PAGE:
– Are there people in Armenian cinema or literature who still amaze you?

– It’s hard to mention anyone in cinema except Parajanov… Generally, I don’t understand the separation between Armenian and world art. Who considers to be a good writer or a film director? The one who stands still when put next to the world faces. Armenian writers Tumanyan, Saroyan, Teryan, Charents, Kostan Zaryan… Each of them will always be able to stand by the best writers in the world and will remain regardless of time. There are writers whose topics are very local, strictly national, and they are great too, but still I believe it’s not right to create general national characteristics based on the works of one or several writers/film directors. To be honest, I don’t understand the idea of ” national characteristic generalization” at all.

– There is always a problem of self-determination in it. When your identity feels organic and natural to you, you don’t think about its existence or its characteristics.

– Definitely agree.

The search for a national element in art is incomprehensible to me. Generally, there is only one standard in art: whether you like it or not.

I often say that the phrase ”There’s no accounting for taste” is wrong. There is a friend with good taste and a friend with a bad taste. I have been working in the field of books for many years, and many people, listening to my opinion on books, say: “But that’s your taste,” to which I answer: “Yes, but unlike your taste, mine sells.

– Which is better today: modern literature or modern cinema of Armenia?

– It’s hard, I don’t know whose example to bring. There is both a good cinema and good literature. I think it takes time to evaluate. Besides, while answering this question, a problem of sincerity arises. Most of the modern writers know I don’t read their works. I don’t hide it. We see the world differently. Besides, there is the issue of competition. I can’t praise all of them. Generally, I think that praise is the easiest way to spoil a person! Russian writer Marienhof said: “A bad writer slanders about those literary critics who criticize him and praise those who glorify him. While a good writer cares about neither of them.” This is the principle for me. I write the text the way I feel. Honesty is the important thing in the text, for me. And in general. For instance, my works are printed in “Antares”. I have a lot of respect for my colleagues there, I consider them professionals, but I never cross the working boundary. I am a writer, they are publishers. You present a good text, you get it published. This is a worldwide operating system, an ordinary contract work, nothing more.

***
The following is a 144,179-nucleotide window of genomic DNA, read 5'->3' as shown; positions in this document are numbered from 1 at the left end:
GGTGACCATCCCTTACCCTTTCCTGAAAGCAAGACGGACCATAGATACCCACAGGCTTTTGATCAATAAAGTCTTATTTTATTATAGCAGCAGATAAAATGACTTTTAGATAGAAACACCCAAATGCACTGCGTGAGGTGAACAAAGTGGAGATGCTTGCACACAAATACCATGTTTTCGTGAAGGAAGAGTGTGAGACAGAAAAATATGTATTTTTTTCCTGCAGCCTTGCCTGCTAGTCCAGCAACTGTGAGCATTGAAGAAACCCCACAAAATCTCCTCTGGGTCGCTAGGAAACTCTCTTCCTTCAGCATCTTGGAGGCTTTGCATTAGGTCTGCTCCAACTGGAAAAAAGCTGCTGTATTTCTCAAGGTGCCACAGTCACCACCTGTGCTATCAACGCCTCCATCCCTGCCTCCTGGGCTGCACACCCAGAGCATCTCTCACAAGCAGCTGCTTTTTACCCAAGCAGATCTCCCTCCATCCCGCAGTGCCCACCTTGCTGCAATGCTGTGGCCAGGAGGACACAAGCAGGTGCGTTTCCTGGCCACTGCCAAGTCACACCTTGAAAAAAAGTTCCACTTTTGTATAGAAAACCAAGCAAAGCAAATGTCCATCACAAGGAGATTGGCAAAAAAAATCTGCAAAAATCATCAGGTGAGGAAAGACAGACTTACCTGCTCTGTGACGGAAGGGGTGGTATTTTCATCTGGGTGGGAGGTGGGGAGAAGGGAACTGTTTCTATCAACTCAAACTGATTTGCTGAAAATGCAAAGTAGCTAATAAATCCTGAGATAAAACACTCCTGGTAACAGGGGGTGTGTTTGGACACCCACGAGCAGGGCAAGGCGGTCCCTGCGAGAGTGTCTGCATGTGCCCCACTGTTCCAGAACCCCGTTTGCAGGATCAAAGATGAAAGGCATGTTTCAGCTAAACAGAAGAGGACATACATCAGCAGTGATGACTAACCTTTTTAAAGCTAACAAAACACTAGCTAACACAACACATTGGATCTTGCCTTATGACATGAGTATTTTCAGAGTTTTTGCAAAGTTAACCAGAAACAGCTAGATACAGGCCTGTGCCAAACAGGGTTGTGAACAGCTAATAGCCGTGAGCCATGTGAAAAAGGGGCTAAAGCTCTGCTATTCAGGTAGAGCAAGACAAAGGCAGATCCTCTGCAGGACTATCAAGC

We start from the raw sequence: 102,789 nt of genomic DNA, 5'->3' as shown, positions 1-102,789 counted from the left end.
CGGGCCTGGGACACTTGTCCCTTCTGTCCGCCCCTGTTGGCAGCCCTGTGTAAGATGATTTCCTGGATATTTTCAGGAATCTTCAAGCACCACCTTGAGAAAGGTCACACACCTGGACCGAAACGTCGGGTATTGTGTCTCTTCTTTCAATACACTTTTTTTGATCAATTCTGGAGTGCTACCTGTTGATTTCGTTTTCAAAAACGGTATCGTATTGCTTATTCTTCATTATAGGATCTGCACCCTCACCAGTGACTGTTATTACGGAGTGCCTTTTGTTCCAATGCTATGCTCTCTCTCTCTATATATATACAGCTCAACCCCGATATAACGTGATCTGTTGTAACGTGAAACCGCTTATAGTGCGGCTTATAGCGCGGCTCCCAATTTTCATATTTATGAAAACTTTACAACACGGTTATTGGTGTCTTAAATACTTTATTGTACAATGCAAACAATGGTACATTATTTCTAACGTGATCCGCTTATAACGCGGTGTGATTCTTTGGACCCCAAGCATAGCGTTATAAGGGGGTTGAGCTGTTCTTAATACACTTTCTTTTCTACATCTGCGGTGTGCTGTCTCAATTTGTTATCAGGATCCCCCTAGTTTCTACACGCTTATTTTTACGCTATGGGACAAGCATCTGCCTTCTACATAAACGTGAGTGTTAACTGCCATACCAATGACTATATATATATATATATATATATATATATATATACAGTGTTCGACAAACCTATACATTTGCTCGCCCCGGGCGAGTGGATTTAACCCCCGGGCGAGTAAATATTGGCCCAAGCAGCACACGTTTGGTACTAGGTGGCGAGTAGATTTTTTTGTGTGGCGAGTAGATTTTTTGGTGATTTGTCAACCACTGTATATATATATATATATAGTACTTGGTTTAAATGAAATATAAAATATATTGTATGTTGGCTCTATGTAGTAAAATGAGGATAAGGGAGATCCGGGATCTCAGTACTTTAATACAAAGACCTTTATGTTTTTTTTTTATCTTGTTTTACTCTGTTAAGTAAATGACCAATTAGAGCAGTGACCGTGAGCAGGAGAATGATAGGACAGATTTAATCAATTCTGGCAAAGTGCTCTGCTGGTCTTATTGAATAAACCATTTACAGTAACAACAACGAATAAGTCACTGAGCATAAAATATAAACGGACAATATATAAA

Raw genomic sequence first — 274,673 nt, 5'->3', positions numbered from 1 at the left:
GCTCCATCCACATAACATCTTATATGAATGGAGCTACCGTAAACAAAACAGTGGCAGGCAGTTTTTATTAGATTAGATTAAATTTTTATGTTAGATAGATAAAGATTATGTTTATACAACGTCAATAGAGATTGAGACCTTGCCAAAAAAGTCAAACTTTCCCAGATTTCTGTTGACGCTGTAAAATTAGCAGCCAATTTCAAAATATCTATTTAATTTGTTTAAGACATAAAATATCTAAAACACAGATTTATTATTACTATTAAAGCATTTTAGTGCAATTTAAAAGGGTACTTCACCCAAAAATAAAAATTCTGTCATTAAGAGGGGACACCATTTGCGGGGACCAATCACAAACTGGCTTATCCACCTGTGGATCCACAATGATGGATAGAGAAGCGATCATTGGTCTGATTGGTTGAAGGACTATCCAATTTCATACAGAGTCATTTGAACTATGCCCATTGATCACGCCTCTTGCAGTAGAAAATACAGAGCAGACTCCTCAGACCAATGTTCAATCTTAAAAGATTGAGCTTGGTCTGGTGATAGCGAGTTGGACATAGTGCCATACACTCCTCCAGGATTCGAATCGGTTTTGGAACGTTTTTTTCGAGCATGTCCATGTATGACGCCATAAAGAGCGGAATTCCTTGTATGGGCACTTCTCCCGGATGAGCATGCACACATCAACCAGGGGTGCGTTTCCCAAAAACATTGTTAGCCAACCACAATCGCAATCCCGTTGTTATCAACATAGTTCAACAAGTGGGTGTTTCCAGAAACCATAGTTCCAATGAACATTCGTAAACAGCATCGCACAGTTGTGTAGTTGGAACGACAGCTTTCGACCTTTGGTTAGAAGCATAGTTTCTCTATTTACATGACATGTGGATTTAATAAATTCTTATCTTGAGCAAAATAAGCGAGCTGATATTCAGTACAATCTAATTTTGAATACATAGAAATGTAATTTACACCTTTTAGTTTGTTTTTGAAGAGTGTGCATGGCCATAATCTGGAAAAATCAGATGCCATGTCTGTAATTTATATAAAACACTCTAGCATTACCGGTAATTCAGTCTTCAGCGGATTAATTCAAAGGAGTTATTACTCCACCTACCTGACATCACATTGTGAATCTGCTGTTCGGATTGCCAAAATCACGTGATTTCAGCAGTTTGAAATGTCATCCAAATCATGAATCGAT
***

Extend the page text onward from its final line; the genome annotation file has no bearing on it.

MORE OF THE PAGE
– But Armenia is very small for pure business relations. The small size of the country always gives room for personal relationships.

– Yes, that’s a big issue, even for the development of literature in general. Most of our writers have never left Armenia. As long as you are not in contact with the world, you are not out of your comfort zone, you can’t create something interesting for the world. It’s very important to see, to recognize the world!

– What do we need for the development of literature?

– Let me give you an example. A while back, Nikol Pashinyan gifted books of modern Armenian writers to the government representatives. By the way, my book was one of them. I wonder if the sales of those books got increased or Pashinyan’s book is still out of competition? It’s not about my book, which’s been sold out a long time ago and the third edition is expected to be published. It’s not also about Pashinyan’s book particularly, which I consider interesting too. The point is that the books of politicians get sold more than the books of writers.

In my opinion, this is the greatest tragedy. Politics is the literature of the 21st century. You don’t even have to burn books in the 21st century, people just don’t read them.

Besides, I think we need to educate ourselves a lot and thoroughly for the development of literature and cinema.

 Interview by  Sona MARTIROSYAN

Translation by Hripsime HAYRAPETYAN